Two Very Different Pitchers: Two Very Different Books
You would be hard-pressed to find two pitchers more dissimilar than Robin Roberts and R.A. Dickey. Though Dickey is the only one of the pair to win a Cy Young Award, he will never approach the Hall of Fame status of Roberts, who was elected in 1976. Roberts pitched his final major league game at age 39 and finished with 286 victories. Dickey, the same age today, has won 75 games in the majors.
Roberts had a “natural” motion that allowed him to pitch over 300 innings each season from 1950-55, a delivery known familiarly as the “drop and drive” and later used by Tom Seaver and Nolan Ryan. Dickey, of course, struggled for many years as a conventional pitcher before adopting the freaky knuckleball that has brought him success in his late thirties. Thanks to pinpoint control, Roberts’ fastball was so effective that he seldom used his “second” pitch, a looping curve he wasn’t fond of himself. Dickey also relies on his main pitch most of the time, occasionally mixing in a fastball on a corner in the mid-80 mph range.
Recently I read the memoirs of these two remarkable pitchers–and men–and both books are enlightening though in very different ways. The Roberts book, fittingly titled Throwing Hard Easy to reflect his easy pitching motion, was originally published in 2002, written with help from Paul Rogers (also Roberts’ collaborator on a fine book about the 1950 Philadelphia Phillies “Whiz Kids”), and was recently re-issued by the University of Nebraska Press with a new foreword by Roberts’ son James. Dickey’s book, titled Wherever I Wind Up and written with help from Wayne Coffey, was first published just before the 2012 season by Plume Books, but I read the paperback edition with an epilogue written after he followed up the book with his Cy Young Award season.
Dickey’s book received a ton of attention mainly because of his revelation of sexual abuse during his childhood, while Roberts’ book seems to have slipped under the radar. Both are well worth reading. The Dickey tale is much more than a lurid account of his traumatic childhood. It is a powerful self-examination in which the difficult process of discovering his true calling as a knuckleball pitcher parallels his struggle to define and accept himself as a flawed human being. Gut-wrenching at times and steadily compelling, his climb to recent success is credited to his wife’s patience, his religious faith, his therapist’s wisdom, his own stubborn perseverance, and pitching mechanics honed by other members of the knuckleball fraternity (Tim Wakefield, Charlie Hough, and Phil Niekro). This may be the most intimate baseball memoir ever penned. If you can handle it, don’t miss it.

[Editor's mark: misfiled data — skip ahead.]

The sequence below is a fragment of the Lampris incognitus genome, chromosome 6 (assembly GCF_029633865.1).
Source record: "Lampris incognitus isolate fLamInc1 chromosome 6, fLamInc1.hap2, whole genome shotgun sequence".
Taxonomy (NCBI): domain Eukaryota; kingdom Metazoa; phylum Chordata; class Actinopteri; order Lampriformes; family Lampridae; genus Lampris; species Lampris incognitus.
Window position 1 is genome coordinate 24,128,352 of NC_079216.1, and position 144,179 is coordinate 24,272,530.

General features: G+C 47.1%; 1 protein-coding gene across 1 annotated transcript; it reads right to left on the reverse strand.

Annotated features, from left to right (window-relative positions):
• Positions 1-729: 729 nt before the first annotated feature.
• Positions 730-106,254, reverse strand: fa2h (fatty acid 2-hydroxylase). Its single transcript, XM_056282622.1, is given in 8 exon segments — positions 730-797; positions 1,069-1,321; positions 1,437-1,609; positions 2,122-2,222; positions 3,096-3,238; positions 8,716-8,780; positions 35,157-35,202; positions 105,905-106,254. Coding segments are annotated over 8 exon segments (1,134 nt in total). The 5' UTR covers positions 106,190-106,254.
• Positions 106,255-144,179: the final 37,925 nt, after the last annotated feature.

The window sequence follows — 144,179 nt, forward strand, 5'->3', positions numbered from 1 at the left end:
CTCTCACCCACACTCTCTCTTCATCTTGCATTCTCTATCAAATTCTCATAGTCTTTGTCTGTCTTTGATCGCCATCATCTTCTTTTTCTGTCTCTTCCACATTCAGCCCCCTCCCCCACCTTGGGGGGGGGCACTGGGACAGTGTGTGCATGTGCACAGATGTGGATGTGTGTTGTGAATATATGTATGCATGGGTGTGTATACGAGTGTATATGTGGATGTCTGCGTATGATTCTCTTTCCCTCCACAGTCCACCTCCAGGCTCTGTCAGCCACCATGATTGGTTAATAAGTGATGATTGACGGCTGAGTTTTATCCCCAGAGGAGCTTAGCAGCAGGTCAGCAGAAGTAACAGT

Robin Roberts enjoyed a fairly smooth path to athletic success, yet he also gives plenty of credit in his book. His primary booster was Cy Perkins, a former catcher for Connie Mack who coached Roberts on the Phillies from 1948-54 and continued to provide moral support after that whenever Roberts’ confidence flagged. However, Roberts confesses that he had more than one manager with whom he hardly ever spoke, and he was also reticent about passing on advice to younger players. In the twilight of his career, pitching for the Orioles, he roomed with 19-year-old Jim Palmer. One night, Palmer said to him, “Old man, why don’t you tell me about pitching.” Roberts’ reply was “Throw the hell out of the ball and go to sleep.”
Don’t get the idea that Roberts was aloof or incapable of helping younger players. After his playing days, he spent many years as the coach at the University of South Florida. Four of his players made it to the majors: pitchers Tony Fossas and Chris Welsh, and infielders Tim Hulett, and Scott Hemond. But while he was a player, Roberts kept his wisdom to himself because he didn’t want to override or contradict what the coaches (who were being paid for the responsibility) wanted the other players to do.
In addition, Roberts was absolutely single-minded about pitching. He was paid to pitch and didn’t think about much else. When the manager handed him the ball, he pitched, whether it meant going into extra innings–he won a dozen games with 10+ innings pitched, including a 17-inning victory in 1952, when he went 28-7 record and would have breezed to the Cy Young Award if it had existed–or pitching in relief between starting assignments–21 relief appearances from 1950-55 when he averaged 39 starts per season.
On the mound, Roberts was the epitome of concentration. Here is his description of how focused he was on the mound: “I just stood out there in total isolation, focused on throwing the ball as well as I could. Nothing bothered me, and I was oblivious to even the batter. When I was throwing well, I would see the bat only when he swung, my concentration was so centered on the catcher. As far as I was concerned, the ball was going to the catcher, not the batter.”